The higher the altitude from which the egg lander is launched, the faster its velocity will be when it hits the ground – which means more force!
What is the purpose of the parachute in the Mars lander design?
To increase the air resistance that pushes against the egg lander as it falls. This decreases the acceleration.
How do you think the Mars Lander design keeps the capsule from breaking when crashing onto Mars’ surface?
Combination of shock absorption and decreasing acceleration of the capsule.
For the do-it-yourself design: In choosing your design, what variables will you focus on to help you keep the egg from breaking (e.g., types of materials, weight, strength of material, etc..)?
This answer depends on the scientist.

After the Experiment

What external factors may have affected the flight of your egg lander? (i.e. wind)
Wind, atmospheric pressure, strength of gravity, initial velocity of launch (e.g., whether it was thrown or just dropped), and more!
Do you think the amount of air blown into the balloons played a factor in the design?
Yes, the amount of air blown into the balloons affects how much shock the balloons can absorb.
For the do-it-yourself design: What made your design successful? How you could improve the design of your egg lander?
This answer depends on the scientist.

Let's break it down.

How does it work?

When you drop an egg, the force of gravity causes the egg to accelerate (fall with a faster and faster velocity). The higher the height from which the egg is dropped, the faster it will fall and the more force with which it will hit the ground. Since an egg’s surface is hard and brittle, it breaks when it hits the ground…unless it’s inside a well-constructed egg lander!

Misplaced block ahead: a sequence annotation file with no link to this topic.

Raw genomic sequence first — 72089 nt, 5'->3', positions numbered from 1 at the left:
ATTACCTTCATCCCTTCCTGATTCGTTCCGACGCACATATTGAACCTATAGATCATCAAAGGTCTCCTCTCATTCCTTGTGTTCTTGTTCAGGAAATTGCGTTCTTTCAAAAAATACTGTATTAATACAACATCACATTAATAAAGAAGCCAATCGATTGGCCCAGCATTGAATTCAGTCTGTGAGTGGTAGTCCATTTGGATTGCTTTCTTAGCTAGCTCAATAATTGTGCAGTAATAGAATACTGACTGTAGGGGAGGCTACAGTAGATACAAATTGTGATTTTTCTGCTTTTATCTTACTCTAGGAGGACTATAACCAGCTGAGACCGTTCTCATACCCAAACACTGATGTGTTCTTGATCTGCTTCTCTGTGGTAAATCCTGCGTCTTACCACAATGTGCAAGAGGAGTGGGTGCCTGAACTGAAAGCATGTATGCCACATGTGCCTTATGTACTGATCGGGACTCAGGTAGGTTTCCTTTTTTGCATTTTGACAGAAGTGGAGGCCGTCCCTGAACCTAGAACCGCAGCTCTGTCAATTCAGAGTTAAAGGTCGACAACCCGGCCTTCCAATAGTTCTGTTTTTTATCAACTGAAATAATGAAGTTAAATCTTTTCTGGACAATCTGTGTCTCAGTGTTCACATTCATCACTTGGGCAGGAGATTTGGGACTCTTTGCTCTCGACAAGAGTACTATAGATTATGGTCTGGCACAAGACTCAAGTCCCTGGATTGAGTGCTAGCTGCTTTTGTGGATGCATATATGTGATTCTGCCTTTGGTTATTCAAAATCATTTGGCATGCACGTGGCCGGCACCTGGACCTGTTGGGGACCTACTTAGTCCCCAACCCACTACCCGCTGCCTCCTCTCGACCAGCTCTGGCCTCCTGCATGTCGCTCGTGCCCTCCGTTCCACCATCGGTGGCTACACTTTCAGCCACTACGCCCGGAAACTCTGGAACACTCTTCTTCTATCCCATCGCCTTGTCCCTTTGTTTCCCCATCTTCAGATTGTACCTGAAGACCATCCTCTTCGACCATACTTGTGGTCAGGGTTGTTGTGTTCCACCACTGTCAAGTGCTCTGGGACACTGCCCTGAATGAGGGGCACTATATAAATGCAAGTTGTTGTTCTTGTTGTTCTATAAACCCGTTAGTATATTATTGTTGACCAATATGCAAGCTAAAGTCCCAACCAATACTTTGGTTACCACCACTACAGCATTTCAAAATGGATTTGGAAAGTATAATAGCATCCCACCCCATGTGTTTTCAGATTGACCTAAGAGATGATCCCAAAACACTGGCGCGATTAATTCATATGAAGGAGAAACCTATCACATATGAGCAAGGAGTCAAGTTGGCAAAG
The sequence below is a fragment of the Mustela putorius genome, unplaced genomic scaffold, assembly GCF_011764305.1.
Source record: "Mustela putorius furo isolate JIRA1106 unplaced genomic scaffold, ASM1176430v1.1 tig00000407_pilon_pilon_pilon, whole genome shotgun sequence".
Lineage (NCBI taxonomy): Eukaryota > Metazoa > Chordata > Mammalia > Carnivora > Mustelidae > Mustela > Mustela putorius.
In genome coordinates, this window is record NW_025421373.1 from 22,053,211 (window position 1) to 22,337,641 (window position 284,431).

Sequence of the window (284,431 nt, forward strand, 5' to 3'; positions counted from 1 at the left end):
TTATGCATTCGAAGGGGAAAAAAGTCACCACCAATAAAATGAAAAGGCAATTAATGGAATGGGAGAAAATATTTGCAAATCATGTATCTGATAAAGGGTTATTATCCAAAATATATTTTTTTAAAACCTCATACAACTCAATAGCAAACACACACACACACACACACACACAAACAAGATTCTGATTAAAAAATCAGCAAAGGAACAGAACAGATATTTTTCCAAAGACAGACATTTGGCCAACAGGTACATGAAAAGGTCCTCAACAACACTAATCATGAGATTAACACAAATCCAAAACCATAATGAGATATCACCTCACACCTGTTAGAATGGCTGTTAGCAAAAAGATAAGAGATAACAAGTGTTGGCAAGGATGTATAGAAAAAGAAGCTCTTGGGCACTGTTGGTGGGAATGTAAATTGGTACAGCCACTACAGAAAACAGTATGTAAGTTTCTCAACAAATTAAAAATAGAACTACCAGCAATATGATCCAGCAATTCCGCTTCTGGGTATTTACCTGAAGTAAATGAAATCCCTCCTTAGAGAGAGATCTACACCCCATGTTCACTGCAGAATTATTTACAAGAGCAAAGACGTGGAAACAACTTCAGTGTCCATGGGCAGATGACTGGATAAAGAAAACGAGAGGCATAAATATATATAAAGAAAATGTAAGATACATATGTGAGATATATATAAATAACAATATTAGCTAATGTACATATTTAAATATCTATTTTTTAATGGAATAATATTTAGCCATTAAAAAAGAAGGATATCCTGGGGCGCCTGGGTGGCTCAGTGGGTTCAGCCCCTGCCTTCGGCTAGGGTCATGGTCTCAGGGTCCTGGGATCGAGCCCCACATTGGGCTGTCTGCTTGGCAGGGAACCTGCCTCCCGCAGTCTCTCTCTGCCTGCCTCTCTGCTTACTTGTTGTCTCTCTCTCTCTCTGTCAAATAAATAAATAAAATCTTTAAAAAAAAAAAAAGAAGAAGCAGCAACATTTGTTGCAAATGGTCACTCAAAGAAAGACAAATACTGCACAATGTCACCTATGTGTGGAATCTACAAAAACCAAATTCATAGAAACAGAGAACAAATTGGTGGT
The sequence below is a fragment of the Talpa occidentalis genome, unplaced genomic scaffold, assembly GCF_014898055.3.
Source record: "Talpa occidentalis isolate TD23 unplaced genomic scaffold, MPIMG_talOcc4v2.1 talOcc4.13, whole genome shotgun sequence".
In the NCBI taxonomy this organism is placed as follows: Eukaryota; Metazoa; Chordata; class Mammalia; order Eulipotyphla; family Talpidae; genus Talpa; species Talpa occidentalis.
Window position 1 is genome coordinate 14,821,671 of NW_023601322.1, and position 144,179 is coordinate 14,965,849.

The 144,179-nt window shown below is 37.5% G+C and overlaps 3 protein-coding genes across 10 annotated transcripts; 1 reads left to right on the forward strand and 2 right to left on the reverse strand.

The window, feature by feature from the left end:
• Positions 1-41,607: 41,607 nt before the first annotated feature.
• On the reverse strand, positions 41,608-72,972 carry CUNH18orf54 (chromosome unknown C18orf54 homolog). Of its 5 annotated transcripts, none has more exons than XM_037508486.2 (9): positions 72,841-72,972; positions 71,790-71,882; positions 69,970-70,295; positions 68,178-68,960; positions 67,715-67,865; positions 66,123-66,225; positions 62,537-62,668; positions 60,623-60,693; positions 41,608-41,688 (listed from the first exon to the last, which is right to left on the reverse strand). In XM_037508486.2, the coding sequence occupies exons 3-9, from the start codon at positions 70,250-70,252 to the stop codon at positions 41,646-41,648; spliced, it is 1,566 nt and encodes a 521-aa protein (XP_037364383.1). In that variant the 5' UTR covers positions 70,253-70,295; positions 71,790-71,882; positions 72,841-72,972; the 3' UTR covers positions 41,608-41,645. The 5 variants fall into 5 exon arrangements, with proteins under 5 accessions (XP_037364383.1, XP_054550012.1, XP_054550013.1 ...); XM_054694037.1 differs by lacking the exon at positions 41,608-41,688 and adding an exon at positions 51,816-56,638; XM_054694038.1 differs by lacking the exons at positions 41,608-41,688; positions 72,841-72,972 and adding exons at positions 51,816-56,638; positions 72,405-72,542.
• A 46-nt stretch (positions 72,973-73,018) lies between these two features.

Egg landers help protect the egg by slowing the egg’s acceleration when it falls and/or absorbing the force of the impact when it hits the ground. (As you saw in the Science-U Mars Lander video, similar concepts are used to protect capsules that land on different planets!)

To slow the egg’s acceleration, egg landers often feature parachutes, balloons, or other elements with a wide surface area. This increases the air resistance (push of the air against the falling object) and decreases the egg’s acceleration.

To absorb the impact of the fall, egg landers often include materials or objects that can compress under shock, such as Styrofoam, air-filled balloons, or other padding. When there is other material around it to absorb the impact of the fall, the egg can remain safe and unbroken inside the egg lander!

What was that word again?

Key Words

All objects attract other objects because of a force called gravity. Gravity is a pulling force that works across space.
A force is an action that changes or maintains the motion of a body or object. Simply stated, a force is a push or a pull. Forces can change an object's speed, its direction, and even its shape.
Velocity has a scientific meaning that is slightly different from that of speed. Speed is the rate of an object's motion, while velocity designates an object's speed plus the direction of its motion.
Acceleration is defined as the rate of change of the velocity of an object. An object experiences positive acceleration when its velocity is increasing. If an object is slowing down, it is experiencing negative acceleration (also known as deceleration).
Air Resistance
The frictional force air exerts against a moving object.